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airBaltic Plans a Bond Issue of €340 Million

This event will mark the largest corporate bond issue in the history of the country.

airBaltic Airbus A220-300 at Riga Airport (Photo: airBaltic)

Last week airBaltic reached an important milestone on the path towards its IPO. The carrier reported pricing a EUR 340 million (USD $367,113,300) issue of 14.50% 5.25-year (five years and three months) senior secured bonds.

An Important Step

The company proudly announced that the demand for the bond exceeded the supply, ramping up an order book of EUR 800 million (USD $862 million). More than 100 global institutional investors from over 20 countries across 3 continents will contribute to the final allocation. The bond will play a vital role in the company’s near future as mentioned by the CEO, Martin Gauss:

“The successful placement of this bond serves to refinance our previously issued 200 million euro bond, demonstrating the trust investors have in airBaltic’s strategy. This refinancing will substantially boost the company’s liquidity and financial stability allowing us to continue our investments in expanding and modernizing our fleet. This marks a historic milestone for our airline.”

The interest rate on airBaltic’s corporate bond grew substantially from 6.75% on the previous bond to 14.5% this time around. This is a result of the global increase in the cost of capital and the risk premium for the region. In 2019 the European Central Bank interest rates had been hovering at a near-zero level for a decade. The ECB’s main refinancing rate is currently 4.50%.

On top of that, the Russian invasion of Ukraine posed a major geopolitical risk to the region. airBaltic stopped operating to both of the nations which, before the war, were major air traffic demand centers for the carrier.

A History-Telling Chart

The valuation of the previous airBaltic bond tells a story of two crises the company went through in the past years.

airBaltic’s 2019 bond valuation at the Frankfurt Stock Exchange (Source: TradingView.com)

Back in 2019, the carrier had just gone through a major turnaround in the mid-2010s. It took a new vector by changing its fleet from a bouquet of narrowbody types to a single-type fleet focusing on the Bombardier CS300, now operating as the Airbus A220. The bond issue was set to accelerate airBaltic’s fleet expansion.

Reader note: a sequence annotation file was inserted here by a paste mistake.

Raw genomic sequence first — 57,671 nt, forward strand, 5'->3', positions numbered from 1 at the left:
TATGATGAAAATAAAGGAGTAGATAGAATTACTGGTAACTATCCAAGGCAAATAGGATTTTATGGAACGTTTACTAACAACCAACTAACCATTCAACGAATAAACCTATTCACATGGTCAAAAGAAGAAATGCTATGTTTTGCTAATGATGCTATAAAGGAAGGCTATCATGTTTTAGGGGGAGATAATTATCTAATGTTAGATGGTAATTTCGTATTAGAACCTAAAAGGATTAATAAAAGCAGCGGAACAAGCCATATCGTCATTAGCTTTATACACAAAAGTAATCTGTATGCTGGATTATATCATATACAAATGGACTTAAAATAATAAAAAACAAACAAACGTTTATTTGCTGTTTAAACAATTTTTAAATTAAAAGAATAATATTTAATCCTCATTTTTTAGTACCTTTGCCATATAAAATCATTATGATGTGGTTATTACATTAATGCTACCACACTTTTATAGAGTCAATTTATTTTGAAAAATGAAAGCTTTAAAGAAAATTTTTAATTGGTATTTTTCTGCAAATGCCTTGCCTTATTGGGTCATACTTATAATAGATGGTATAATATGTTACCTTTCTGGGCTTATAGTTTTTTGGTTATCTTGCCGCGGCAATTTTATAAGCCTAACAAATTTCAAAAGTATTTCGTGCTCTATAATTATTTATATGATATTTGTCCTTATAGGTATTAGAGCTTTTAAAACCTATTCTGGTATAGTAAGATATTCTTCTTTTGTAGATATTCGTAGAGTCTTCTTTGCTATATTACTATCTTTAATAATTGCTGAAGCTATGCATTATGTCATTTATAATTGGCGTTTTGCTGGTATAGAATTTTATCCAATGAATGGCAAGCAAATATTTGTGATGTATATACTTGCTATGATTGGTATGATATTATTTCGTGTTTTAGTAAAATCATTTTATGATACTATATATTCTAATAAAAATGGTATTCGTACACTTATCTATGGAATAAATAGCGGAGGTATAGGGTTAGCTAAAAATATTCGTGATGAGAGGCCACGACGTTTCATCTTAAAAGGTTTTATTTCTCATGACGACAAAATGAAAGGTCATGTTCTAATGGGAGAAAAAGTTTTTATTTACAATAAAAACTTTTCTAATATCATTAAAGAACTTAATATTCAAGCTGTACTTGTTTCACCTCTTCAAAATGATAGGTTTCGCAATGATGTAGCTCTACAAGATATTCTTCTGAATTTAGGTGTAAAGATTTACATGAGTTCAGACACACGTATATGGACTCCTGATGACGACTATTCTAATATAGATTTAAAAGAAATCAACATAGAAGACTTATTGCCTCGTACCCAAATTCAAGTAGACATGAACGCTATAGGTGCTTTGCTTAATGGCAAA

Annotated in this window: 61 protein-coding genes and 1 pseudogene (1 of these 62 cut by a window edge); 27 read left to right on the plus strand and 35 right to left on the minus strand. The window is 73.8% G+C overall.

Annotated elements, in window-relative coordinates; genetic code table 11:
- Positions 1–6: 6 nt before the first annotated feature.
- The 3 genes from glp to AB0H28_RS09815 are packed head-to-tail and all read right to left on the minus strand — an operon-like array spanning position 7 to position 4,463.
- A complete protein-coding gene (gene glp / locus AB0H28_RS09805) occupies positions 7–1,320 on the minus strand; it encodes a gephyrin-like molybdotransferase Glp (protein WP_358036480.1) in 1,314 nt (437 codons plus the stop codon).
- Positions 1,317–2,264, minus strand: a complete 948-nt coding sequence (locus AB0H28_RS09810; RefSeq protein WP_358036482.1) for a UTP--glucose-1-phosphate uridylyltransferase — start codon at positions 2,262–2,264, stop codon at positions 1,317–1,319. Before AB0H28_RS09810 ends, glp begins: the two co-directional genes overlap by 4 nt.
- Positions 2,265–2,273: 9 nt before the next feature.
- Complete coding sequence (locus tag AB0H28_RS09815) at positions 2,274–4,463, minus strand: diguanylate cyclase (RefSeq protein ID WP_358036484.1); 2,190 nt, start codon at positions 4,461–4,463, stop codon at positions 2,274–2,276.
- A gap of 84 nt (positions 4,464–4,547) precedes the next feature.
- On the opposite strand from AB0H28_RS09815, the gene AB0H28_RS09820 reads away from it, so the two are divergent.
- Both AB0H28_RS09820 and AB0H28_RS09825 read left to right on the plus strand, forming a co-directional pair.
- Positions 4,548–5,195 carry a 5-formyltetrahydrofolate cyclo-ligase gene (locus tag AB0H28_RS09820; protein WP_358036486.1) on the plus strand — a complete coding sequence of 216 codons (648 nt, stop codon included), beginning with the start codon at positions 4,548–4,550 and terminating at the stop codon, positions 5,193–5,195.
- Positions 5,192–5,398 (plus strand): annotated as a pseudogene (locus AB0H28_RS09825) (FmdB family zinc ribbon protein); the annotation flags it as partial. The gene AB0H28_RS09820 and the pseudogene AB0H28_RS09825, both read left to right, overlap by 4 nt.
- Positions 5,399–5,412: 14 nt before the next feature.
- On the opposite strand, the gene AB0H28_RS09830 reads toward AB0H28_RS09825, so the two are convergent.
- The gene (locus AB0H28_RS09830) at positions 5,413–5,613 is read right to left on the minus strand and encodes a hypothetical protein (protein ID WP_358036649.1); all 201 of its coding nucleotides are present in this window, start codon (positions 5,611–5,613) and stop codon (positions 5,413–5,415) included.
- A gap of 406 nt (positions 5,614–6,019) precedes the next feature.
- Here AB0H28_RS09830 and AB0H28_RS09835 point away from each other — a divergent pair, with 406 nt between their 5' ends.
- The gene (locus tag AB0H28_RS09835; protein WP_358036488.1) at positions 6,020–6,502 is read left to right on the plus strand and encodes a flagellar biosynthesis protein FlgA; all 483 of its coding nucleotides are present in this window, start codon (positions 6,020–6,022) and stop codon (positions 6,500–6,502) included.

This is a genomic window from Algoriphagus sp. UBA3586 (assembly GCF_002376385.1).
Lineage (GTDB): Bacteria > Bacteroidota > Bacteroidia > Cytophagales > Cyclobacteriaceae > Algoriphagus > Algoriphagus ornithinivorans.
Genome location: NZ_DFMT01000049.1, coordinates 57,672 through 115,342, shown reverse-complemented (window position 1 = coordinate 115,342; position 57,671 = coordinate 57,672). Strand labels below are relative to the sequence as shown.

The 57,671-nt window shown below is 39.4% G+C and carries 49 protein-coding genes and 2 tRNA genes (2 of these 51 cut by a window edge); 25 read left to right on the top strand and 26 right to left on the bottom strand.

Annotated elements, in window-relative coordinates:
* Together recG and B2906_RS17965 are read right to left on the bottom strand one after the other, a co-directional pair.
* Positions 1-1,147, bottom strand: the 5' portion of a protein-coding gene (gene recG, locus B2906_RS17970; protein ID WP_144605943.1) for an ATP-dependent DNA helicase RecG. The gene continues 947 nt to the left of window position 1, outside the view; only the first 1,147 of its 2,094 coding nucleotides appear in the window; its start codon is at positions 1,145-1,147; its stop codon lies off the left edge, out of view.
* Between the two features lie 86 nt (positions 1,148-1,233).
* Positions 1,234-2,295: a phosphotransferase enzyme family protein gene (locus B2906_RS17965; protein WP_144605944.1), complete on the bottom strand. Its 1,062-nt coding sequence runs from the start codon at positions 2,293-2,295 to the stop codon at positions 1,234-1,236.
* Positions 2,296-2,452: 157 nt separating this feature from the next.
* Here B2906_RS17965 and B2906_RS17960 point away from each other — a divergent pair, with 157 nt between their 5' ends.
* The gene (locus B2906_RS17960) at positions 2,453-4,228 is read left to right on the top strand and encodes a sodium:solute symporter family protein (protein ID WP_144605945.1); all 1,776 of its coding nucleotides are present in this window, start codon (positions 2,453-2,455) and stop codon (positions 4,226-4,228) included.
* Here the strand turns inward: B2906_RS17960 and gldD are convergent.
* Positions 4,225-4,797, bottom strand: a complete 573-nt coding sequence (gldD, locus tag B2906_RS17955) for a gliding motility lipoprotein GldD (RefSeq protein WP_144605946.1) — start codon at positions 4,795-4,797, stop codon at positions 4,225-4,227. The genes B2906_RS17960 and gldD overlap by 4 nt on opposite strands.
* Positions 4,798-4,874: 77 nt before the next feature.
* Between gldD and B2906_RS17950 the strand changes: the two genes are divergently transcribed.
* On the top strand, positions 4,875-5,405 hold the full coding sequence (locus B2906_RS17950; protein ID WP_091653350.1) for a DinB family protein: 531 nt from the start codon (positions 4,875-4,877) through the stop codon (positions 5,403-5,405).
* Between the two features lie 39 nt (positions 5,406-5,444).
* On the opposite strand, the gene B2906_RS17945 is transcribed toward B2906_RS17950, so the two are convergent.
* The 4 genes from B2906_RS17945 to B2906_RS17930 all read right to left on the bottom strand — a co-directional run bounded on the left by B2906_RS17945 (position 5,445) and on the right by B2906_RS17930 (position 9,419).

Soon enough the first headwind came with the pandemic resulting in the carrier suspending all the flights. International air transportation in Europe came to a halt and the Baltic states are too small of markets to offer the potential for domestic connectivity. With such a hard impact on the company’s business, valuation of the corporate bonds plummeted as bankruptcy probability rose.

airBaltic’s network in 2024 (Source: flightconnections.com)

The carrier has made a swift recovery. With the Latvian government’s backing, it was clear already in 2021 that the national carrier is bound for success in the post-pandemic landscape. Unfortunately for airBaltic, a big portion of its business was oriented East, towards Russia and Ukraine. The second blow spurred another wave of worries about the company’s future.

Filip Kopeć

Author

  • Filip Kopeć

    A passionate aviation enthusiast that started off his career as an aerospace engineer, but found his true calling on the commercial side of the airline business. Now as a finance guy among avgeeks and an avgeek among finance guys, he has experience working in the Revenue Divisions of three airlines. In his spare time he enjoys traveling, but admittedly sometimes is more about the journey than the destination.

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